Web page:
So, hold on, if we all benefit from equality, what’s the actual problem here? Change? Admitting that maybe some policies were straight-up discriminatory? Adjusting hourly wage expenses by no more than 3.7 percent? Giving women and minorities the credit they deserve as equal human beings?
I think we can handle that, especially if it ultimately helps everyone when all is said and done.
Feminism and the U.S. Military
No, I’m not talking about the War on Women currently wreaking havoc on reproductive justice.
I’m talking about something that makes a nationalistic country rooted in colonialism even more uncomfortable: There are actual flaws in our military.
Of course, I appreciate the sacrifice and true love it takes to volunteer to defend a nation. That is no small feat. Veterans and current military members, you kick major ass, and I salute you. Make no mistake.
However, in the United States Armed Forces, there are issues that affect marginalized people in a truly grotesque way. One is sexual assault among American soldiers.
To put it in perspective, there are people who sexually assault others in their workplace, it goes underreported, and the perpetrator is often allowed to go back to work even if they are found guilty.
Add into the mix that the victims are already making traumatic sacrifices before the sexual assault even happens, and then they face multiple challenges in receiving care for Military Sexual Trauma afterwards.
For all the love we have for our soldiers and veterans in this country, the fact that it has taken this long to make changes in how we punish perpetrators is especially harrowing.
The United States majorly relies on its military, especially in an age where fear is the only thing more rampant than terrorism itself. If we honor and provide for our armed forces, they will be able to provide even better protection for us, right?
I’d like to think that’s reason enough for the new Military Justice Improvement legislation to pass, fully supported.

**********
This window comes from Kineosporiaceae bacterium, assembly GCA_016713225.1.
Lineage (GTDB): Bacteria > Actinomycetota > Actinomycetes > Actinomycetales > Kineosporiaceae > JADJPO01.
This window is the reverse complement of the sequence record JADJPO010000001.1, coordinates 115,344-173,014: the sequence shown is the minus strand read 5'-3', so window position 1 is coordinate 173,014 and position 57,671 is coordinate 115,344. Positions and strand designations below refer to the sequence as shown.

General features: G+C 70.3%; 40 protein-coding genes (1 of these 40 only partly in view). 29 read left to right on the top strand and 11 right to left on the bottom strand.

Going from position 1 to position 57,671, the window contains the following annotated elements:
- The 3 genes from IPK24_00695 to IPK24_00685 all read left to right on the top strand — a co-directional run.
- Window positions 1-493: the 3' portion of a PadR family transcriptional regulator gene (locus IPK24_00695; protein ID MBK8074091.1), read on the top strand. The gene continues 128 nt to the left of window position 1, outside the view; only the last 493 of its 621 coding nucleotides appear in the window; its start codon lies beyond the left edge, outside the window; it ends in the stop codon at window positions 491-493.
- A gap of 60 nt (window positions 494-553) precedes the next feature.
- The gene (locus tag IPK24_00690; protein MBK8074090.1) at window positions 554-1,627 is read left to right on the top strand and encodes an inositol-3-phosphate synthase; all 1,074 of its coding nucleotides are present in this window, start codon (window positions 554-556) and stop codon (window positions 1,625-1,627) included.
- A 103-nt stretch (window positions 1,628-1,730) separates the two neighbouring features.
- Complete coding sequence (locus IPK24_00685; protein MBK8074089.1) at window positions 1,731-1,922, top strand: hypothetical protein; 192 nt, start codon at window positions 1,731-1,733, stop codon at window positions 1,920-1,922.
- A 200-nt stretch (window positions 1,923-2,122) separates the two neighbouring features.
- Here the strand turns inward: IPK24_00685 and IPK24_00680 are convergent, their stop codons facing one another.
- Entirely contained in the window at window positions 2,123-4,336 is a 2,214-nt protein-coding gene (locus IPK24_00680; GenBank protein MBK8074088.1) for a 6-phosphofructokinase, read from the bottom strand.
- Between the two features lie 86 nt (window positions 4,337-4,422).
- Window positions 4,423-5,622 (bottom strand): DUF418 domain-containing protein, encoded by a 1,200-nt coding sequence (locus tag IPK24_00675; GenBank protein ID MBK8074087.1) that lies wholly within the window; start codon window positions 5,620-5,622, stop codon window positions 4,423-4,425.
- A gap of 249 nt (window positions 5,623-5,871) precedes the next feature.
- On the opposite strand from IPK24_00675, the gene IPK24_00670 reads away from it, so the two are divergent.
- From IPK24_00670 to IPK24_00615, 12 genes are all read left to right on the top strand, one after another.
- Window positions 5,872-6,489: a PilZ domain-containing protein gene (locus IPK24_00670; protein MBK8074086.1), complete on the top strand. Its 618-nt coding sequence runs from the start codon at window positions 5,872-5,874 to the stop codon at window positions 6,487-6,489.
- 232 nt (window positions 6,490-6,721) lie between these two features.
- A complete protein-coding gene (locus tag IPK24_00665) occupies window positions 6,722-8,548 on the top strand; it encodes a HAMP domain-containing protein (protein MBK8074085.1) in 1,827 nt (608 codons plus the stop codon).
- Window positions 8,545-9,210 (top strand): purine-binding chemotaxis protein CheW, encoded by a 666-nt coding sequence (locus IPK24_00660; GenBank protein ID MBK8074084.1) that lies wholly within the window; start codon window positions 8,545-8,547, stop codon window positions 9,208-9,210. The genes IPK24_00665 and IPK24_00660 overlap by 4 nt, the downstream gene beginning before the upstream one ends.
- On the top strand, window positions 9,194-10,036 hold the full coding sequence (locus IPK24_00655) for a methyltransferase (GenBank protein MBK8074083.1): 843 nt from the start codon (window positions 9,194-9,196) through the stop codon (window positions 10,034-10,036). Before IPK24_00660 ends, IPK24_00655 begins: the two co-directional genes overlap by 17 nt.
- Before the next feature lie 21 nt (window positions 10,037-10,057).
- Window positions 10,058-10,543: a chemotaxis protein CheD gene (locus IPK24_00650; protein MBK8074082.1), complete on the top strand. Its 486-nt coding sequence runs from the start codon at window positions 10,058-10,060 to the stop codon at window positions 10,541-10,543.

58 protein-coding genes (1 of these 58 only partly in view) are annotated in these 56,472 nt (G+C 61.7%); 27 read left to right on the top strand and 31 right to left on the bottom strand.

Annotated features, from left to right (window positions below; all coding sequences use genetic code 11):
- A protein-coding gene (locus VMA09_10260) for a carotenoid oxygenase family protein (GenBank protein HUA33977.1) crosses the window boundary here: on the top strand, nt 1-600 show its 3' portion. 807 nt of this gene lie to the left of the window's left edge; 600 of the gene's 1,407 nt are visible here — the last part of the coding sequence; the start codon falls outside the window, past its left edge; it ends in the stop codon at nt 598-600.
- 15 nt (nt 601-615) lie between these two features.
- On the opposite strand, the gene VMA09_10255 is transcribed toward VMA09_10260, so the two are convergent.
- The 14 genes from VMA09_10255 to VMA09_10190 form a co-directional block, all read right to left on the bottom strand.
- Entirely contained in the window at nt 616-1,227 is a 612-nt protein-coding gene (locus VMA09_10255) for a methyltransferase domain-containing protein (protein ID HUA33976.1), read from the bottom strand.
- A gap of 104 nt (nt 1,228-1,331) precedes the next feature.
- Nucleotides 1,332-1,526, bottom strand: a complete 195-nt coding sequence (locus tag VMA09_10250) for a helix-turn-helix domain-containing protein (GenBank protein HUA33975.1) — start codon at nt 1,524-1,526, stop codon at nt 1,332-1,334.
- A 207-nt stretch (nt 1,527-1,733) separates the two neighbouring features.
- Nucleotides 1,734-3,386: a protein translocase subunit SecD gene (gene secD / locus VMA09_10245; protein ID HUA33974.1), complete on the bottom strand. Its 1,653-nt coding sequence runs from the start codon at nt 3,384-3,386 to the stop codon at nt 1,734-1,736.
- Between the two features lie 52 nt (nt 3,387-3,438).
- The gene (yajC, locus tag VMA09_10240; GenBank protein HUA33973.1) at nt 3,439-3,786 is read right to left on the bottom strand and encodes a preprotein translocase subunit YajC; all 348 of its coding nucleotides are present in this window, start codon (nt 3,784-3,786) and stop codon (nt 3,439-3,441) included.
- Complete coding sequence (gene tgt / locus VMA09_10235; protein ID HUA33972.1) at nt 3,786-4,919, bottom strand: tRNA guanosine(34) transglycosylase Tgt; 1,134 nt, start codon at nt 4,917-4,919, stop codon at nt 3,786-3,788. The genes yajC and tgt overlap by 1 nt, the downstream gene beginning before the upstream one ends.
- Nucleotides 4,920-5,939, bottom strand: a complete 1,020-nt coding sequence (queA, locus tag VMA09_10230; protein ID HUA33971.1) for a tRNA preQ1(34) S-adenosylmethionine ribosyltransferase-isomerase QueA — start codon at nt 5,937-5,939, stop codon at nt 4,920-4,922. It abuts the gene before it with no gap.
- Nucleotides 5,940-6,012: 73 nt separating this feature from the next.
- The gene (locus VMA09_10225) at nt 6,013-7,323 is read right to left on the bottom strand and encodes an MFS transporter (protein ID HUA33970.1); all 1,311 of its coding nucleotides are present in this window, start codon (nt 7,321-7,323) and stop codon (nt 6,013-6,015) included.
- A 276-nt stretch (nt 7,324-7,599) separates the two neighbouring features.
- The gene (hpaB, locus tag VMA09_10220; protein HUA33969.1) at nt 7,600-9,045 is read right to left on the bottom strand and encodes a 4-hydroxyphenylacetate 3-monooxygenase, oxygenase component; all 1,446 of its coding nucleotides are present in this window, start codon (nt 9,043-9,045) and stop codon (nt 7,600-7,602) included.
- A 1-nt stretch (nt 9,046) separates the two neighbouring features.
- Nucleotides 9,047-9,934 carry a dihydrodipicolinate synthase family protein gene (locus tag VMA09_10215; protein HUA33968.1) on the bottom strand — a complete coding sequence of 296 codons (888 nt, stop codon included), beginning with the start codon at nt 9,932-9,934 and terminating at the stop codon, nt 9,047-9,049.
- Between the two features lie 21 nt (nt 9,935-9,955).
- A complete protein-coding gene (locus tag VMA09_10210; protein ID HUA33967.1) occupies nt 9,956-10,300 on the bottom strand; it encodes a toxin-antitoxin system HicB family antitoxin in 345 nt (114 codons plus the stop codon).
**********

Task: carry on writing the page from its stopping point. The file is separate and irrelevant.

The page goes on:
Feminism gives voice and support to fellow citizens, who can, in turn, serve you.
Hopefully, changes in legislature and increased awareness will transform a hush-hush “feminist” issue into action to aid victims and further improve our armed forces.
Varying Degrees of Feminism as Common Sense
I’m not saying that it makes sense for everyone to center all conversations around the faults of patriarchy, drop everything to get a Master’s in Gender Studies, and take work off to go to every SlutWalk you can. That would probably leave you friendless and broke.
However, if you are a parent, it makes sense to watch Disney Channel over your kids’ shoulders to observe what messages they’re receiving about how to treat others.
Your kids, your responsibility. If they grow up to be sexist cretins, Disney Channel won’t be the only one to blame. Just sayin’.
Your financial situation and current job may not allow you to be out of the closet at work. It isn’t common sense to lose your job and blow your savings over declaring your sexual identity or orientation. It is, however, common sense to privately support Anti-Discrimination legislature, for the sake of yourself and your community.
As selfish as it sounds, it can actually be helpful to think “What’s in it for me?”
Humans and issues are all interconnected, so making someone else’s life easier can help you, indirectly or otherwise.
You can tailor your activism and involvement to benefit yourself and your loved ones.
Common sense, right?
Maddie McClouskey is a Contributing Writer for Everyday Feminism. She’s a twenty-something lesbian in New York City and currently writes weekly dating advice pieces for the LGBTQ event app and website SheSeekOnline and was a regular contributor to the sexuality and feminism site ToughxCookies. When she’s not writing articles about gayness, she’s performing stand-up comedy, singing show tunes to her girlfriend and dog against their will, or making up jokes for Twitter @SoundofMaddie. Read her articles here.